Seven Great Tools For Investment Writers
1) City Falcon
For the time-pressed investment writer, it is a crushingly familiar tale: you need to know – now – why that Brazilian sugar refiner sparkled during the month, or what drove that Swiss auto-parts giant over the speculative cliff. That’s where newcomer City Falcon comes in. Basically an aggregator of financial news, City Falcon brings together info and stories from across the web for more than 1,500 securities, including stocks, commodities and foreign exchange. What makes it particularly useful, though, is that instead of cataloguing any old toot that mentions the company or commodity in question, it assigns its sources a Klout-like score, ensuring the stories its search-function yields are relevant and high quality. It’s still a young company, and so the site is not without its blips and omissions, but if it continues to improve, it could be indispensable.
If you’re a relatively inexperienced investment writer, or even if you’re a seasoned campaigner, then the chances are that you will come across words, acronyms and toe-curling jargon that you just don’t understand. And that is why Investopedia is such an indispensable chum. Its online dictionary is easy to navigate and explains things in simple terms. But it’s not just the dictionary function that makes it so useful; the site contains links to relevant and absorbing articles and the online and videos tutorials are a great resource for demystifying terms such as “binary index” and “absorption costs”. And who could resist a “term of the day”?
In the cutthroat world of writing style and grammatical diktats, disagreements over a capitalised currency or a misplaced hyphen can cause ructions that tear financial companies apart. OK, so maybe we exaggerate a little, but ensuring a logical, attractive and consistent style across a company’s entire marketing output can be a Herculean and highly divisive undertaking. Which is why the Economist’s style guide is such an indispensable tool in the investment writer’s kit. Whether the point of contention is eg vs e.g. (the former) or healthcare vs health care (the latter), the Economist’s is such a wise and authoritative voice, it is practically the in-house style guide for the investment industry.
It’s no big insight to say that the issue these days, more often than not, isn’t the scarcity of information – it’s the head-spinning, inbox-smashing excess of the stuff. The world of finance is, if anything, even more guilty of this, as the blizzard of bot-like, insight-free “market report” websites so screamingly attests. In this troubled landscape, the CFA NewsBrief is a gleaming beacon of convenience and clarity. Its daily updates cover pretty much all the bases you need of a morning, with both brief summaries of the day’s most important stories and talking points. It provides news from numerous perspectives – macroeconomic, central banks, regulatory and, of course, financial markets. It always links to reputable sources and, as it’s a news aggregator, it’s a one-stop shop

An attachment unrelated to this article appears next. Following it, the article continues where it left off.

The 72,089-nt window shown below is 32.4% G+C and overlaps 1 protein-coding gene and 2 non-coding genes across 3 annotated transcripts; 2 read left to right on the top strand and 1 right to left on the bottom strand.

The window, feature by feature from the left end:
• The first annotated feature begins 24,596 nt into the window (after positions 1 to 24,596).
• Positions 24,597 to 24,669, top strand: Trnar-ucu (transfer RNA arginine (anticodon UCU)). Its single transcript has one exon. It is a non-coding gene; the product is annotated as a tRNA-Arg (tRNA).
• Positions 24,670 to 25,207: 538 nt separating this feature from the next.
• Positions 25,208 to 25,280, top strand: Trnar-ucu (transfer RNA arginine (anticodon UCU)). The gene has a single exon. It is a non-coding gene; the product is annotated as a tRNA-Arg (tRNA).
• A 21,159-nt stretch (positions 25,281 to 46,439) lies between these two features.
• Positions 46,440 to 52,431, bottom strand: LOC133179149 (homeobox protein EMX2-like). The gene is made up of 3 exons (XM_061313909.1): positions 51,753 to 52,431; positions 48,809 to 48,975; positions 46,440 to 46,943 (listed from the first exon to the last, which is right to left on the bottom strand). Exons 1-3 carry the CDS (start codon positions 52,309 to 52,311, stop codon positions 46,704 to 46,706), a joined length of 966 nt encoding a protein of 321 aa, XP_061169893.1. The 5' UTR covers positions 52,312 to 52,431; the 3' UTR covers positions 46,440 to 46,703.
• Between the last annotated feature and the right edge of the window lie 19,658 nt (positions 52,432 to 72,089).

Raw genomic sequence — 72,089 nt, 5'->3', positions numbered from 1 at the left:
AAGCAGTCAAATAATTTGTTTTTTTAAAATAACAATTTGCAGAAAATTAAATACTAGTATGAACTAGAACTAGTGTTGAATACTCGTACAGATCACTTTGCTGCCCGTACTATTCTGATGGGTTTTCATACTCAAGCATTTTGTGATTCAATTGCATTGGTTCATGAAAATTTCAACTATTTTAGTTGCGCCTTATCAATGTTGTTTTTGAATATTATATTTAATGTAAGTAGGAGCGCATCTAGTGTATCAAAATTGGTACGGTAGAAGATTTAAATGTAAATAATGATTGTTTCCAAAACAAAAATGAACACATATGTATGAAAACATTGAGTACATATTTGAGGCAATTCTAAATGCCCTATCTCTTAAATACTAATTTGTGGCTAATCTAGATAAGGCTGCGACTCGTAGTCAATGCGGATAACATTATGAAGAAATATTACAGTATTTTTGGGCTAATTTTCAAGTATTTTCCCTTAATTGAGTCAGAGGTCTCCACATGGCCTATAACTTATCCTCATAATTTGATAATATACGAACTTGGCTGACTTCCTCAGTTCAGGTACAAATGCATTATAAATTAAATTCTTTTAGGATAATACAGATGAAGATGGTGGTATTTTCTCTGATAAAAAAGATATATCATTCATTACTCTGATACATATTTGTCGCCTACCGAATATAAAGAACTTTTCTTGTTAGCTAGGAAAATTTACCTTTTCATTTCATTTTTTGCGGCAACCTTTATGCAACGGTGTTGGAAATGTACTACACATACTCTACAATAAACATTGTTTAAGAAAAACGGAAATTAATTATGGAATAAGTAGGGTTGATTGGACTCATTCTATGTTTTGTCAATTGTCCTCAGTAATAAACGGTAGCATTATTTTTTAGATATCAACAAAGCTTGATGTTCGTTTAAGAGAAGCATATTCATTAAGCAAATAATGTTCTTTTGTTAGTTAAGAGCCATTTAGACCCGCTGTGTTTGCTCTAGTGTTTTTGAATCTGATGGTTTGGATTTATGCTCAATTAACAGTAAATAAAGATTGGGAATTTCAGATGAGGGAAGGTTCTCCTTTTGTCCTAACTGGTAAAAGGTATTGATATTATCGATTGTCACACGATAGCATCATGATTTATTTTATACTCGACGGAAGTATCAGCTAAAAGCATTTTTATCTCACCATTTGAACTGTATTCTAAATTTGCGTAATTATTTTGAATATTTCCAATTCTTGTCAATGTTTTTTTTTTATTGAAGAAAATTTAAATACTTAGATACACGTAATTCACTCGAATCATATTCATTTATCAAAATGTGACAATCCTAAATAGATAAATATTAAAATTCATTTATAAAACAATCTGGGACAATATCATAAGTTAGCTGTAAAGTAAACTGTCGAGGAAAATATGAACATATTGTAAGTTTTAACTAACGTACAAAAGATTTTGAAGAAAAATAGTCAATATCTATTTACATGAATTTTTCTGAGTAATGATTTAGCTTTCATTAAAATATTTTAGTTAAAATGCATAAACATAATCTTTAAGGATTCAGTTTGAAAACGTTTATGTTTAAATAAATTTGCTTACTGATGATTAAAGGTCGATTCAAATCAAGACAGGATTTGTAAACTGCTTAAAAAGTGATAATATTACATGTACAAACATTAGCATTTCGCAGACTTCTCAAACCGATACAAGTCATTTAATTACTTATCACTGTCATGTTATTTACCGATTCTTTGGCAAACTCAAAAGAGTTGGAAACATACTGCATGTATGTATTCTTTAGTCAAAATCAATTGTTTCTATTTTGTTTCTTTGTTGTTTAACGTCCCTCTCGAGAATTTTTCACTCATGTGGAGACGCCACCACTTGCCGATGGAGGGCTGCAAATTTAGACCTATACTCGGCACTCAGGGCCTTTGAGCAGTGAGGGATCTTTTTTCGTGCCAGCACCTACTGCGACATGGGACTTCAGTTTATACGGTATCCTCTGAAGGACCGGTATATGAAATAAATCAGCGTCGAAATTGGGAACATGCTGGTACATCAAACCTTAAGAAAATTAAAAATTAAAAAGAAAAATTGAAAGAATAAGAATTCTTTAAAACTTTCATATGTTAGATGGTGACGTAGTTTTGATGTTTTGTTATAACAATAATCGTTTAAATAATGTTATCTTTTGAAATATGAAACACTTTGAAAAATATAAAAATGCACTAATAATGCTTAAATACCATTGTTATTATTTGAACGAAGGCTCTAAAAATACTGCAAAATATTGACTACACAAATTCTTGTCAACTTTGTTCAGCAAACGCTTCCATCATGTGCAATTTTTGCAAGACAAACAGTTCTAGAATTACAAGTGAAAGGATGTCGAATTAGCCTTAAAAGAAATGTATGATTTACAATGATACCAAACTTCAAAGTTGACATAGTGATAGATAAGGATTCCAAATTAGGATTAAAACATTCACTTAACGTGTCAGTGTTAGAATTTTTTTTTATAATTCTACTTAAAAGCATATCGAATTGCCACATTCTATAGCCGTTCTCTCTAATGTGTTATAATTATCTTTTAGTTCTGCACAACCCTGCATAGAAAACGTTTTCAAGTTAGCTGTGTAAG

Unless you’re one of the rarefied types who live and breathe credit markets, fixed income can be so dazzlingly complicated that keeping track of its various movements could easily be a full-time occupation in itself. If only there was a seasoned veteran – with more than 20 years’ top level experience – who had now left the industry and was able to use his vast expertise to provide frank and insightful updates on movements in all elements of credit markets, from government debt to junk. And if only those insights could be delivered to your inbox every morning. In fact, just such a fellow exists in the shape of Suki Mann and his blog, Credit Market Daily! And banking’s loss is most definitely investment writers’ gain.
6) The Background on Bonds
Of course, once you’re doing the actual writing about bonds, cold, hard data is the essential starting point. And yet the internet is surprisingly bereft of dependable, user-friendly sources of information on bond markets. One exceptional resource, however, is the historical data function on investing.com, which provides daily yield information on Treasuries, bunds, investment-grade and whatever other nuggets of data you require. And once you know the movement of the yield, you can then get merrily googling for any news on growth/inflation/interest-rate expectations that might have been influential. As an added bonus, Bond Vigilantes remain some of the most cherished, insightful and articulate bloggers of all matters bond anywhere online. They are also prolific tweeters of useful titbits that keep your market knowledge fresh.
Doris & Bertie is a wonderful website and blog, produced by two copywriters who are — confusingly — called neither Doris nor Bertie. So much useful stuff is here: how to write an executive summary or report, how to slash your word count by 20%, how to sound *gulp* human. The writers here have a great knack of answering questions that have been bouncing around in your head for a while, such as just how long does it take to write a white paper/catalogue/website/viewpoint? And how should you respond when someone accuses you of “dumbing down”? Needless to say, every blog is succinct, to the point and full of ego-punctuating gems like: “that first paragraph is just a load of corporate throat-clearing anyway.” So sign up for the regular updates, read and learn!